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Printed in Lancashire Evening Post | 21st January 1916

Writing to a Blackburn friend, Private Roland Shawcross, son of Mr. and Mrs. Leslie Shawcross of Wennington, formerly of Blackburn, and a member of the reporting staff of the ‘Lancashire Daily Post’, describes the latest experiences of the Preston “Pals”, Loyal North Lancashire Regiment, with whom he is on active service in France.

(Author’s Note: Private Roland Waldo Shawcross had been serving in France since the 7th Bn. first landed on 17th July 1915. He survived the war and was discharged to Class Z Reserve on 6th February 1919 being granted a temporary commission as Second Lieutenant the day before. This was announced in the London Gazette on 3rd March 1919. His papers are held at TNA ref WO 374/61765.)

He says:- “The respite from trench warfare so unexpectedly curtailed has been just as suddenly continued, and we are now undergoing a course of training for the purpose of recuperation, both mentally and physically. Truly, the men are deserving of the rest. For months they have borne the brunt of trench work, manning the front line with a thoroughness and vigilance which has earned for them the highest praise. Our last sojourn in the trenches, during which we occupied a position in reserve, passed off without incident apart from constant shelling, an experience to which the men have become accustomed. As they march away from the land of sand-bags on a raw, dark January night, it is with the knowledge of duty well done. To the skirl of the pipes played by our Sergeant-major, a true Scot, the men stride out into a new life, leaving behind the dangers and hardships which have beset their path for months.

The enemy guns spit out their venomous hatred, and our guns thunder their reply. Flares illuminate the sky and the cracking of machine gun and rifle fire can be heard from the front line. What do we care for these indications of a world war now! For a brief period we have said adieu to the firing line of France. Now that our relief has arrived our thoughts are of other things. We are content to forget the mud-clogged trenches, the dug-outs, and the long night vigils. The novelty of trench life has worn away, as the result of a long period of activity in and around the front line. Therefore it can be quite understood that a change from the abnornal life is welcomed with general satisfaction. The men are in excellent condition, despite the grueling they have passed through – a period of high tension on the one hand, and monotony on the other.

A halt is called for the night in close proximity to the line and with the prospect of a long march on the morrow the company are soon wrapped in slumber. We are early on the road the following day. Swinging along to the accompaniment of hearty choruses, the battalion soon enters civilisation once again. Infantry on the march is indeed a common sight in this country. There is little or no general interest, and yet what a glorious scene! File after file, platoon after platoon, march by. Resolutely and steady they pass burdened with heavy pack. Yes, a true reflection of the unwavering spirit of the men. The mud of the trenches still clings to their clothes. Many a youthful countenance is to be seen in the ranks alongside men of experience who wear the South African bars; all doing their bit, enduring for the country they love so well.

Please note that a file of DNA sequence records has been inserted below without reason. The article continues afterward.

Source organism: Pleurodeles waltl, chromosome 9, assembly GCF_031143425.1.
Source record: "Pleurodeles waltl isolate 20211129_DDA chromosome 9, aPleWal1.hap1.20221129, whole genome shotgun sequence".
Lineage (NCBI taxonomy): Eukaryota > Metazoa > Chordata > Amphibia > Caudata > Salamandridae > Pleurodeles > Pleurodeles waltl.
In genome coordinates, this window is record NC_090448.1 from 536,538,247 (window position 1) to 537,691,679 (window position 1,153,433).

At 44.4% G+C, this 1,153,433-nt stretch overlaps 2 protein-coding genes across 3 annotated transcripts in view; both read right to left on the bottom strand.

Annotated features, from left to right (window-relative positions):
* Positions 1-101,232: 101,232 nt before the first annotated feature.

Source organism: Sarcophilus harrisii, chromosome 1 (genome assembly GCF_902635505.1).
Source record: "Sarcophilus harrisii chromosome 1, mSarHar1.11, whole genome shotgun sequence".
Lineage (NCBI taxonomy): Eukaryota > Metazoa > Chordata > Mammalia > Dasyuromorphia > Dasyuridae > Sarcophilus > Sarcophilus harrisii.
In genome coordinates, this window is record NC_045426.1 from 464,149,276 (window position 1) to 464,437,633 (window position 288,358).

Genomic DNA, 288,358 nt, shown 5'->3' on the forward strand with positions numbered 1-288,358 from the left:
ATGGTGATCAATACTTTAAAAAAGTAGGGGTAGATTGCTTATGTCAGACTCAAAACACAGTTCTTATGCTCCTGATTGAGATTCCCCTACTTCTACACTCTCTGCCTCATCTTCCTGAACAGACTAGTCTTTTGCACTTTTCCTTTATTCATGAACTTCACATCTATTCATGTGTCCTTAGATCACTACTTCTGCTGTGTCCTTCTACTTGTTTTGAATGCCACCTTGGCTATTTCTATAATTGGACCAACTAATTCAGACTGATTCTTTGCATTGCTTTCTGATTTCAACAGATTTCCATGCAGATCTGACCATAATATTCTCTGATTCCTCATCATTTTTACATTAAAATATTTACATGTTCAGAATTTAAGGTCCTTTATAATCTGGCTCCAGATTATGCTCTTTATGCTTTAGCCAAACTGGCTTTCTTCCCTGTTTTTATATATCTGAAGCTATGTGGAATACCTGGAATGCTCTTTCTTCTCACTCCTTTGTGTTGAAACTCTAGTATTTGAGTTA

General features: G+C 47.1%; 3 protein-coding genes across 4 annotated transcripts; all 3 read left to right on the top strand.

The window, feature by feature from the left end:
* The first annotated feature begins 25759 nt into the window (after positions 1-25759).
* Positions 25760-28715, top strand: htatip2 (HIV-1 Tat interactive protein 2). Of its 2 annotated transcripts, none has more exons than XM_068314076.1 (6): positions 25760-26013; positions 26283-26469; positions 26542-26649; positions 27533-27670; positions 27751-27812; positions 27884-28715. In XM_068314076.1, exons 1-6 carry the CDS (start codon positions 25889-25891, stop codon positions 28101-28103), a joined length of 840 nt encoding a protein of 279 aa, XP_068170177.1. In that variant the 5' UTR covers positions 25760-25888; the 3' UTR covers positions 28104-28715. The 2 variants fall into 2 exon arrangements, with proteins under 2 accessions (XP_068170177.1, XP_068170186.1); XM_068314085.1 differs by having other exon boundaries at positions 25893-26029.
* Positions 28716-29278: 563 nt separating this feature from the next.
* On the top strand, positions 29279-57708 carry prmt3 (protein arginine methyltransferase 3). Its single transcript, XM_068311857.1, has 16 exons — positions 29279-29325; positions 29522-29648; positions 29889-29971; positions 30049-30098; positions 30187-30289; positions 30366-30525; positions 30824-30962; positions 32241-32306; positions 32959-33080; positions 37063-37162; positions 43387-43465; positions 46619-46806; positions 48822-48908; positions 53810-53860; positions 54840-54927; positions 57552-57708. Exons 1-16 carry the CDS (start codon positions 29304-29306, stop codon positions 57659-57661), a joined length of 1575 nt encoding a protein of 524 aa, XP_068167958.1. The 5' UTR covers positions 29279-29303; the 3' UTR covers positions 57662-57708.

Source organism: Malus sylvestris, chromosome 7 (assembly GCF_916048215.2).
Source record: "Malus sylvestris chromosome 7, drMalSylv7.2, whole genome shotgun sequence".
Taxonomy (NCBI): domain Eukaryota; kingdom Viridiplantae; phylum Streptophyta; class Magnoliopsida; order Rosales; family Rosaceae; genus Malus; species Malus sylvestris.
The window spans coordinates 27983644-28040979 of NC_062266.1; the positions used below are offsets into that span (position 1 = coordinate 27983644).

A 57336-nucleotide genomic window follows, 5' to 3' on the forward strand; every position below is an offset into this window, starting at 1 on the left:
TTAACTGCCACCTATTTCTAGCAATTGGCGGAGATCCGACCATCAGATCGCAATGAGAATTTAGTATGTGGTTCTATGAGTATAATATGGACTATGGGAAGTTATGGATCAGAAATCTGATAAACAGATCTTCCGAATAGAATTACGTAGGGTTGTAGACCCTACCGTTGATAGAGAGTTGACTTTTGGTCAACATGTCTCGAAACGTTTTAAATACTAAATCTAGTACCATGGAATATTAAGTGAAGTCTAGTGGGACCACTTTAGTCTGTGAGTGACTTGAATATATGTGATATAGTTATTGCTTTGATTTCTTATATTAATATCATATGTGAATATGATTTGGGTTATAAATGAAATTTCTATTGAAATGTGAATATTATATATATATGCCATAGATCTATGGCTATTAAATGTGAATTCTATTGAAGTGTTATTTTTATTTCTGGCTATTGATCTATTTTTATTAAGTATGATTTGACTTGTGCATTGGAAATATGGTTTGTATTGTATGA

What would the public of England give to look upon such a sight? The battalion is entering a town. The exercise after trench life is proving fatiguing. The men pull themselves together. With a steady tramp and erect figures, they march through the main thoroughfare. Straight from the trenches, the battalion naturally excites a certain amount of interest, and admiration is written on many an onlooker’s countenance. The march is drawing to a close and the piper’s music is indeed a tonic. At last our billets are reached.

What a luxury is the anticipation of a nights unbroken sleep, free from working parties and special calls to the trenches! The night is upon us and the estaminets (small cafes selling alcoholic drinks) are crowded. What an exhilarating sensation it is to be away from the devastation of war, to no longer know the mental tension of bursting shells and machine gun fire! We are beginning to forget our life as we wind our way in the darkness down the road towards our billet, when suddenly a light shoots up into the sky and gradually falls again out of sight. No, we cannot altogether forget the trenches, for the light we see is a flare far away on the front. The wind is howling and the rain sweeping down. Our thoughts go to our men on the front line.

The following day we are busily engaged cleaning our uniforms, rifles, equipment etc. and then the training commences. It is just like the days at Tidworth. But there are many new faces who have filled the gaps of the fallen; and here is the bitter sadness and tragedy of war. There are moments in our lives when the yearning for our native land brings us the longing for an early peace. Then comes the recollection of the lives that have been sacrificed, the realisation that the battle is but half won, and that we have yet to gain the goal that has to be achieved. The call rings out ‘Carry on!’ It is a call that cannot be denied. Soon, perhaps, our men will be on their way to the trenches again, back into their life of hazardous uncertainty, and with a Briton’s fortitude, cheerfulness and pluck, they will ‘Carry on’.


Paul McCormick
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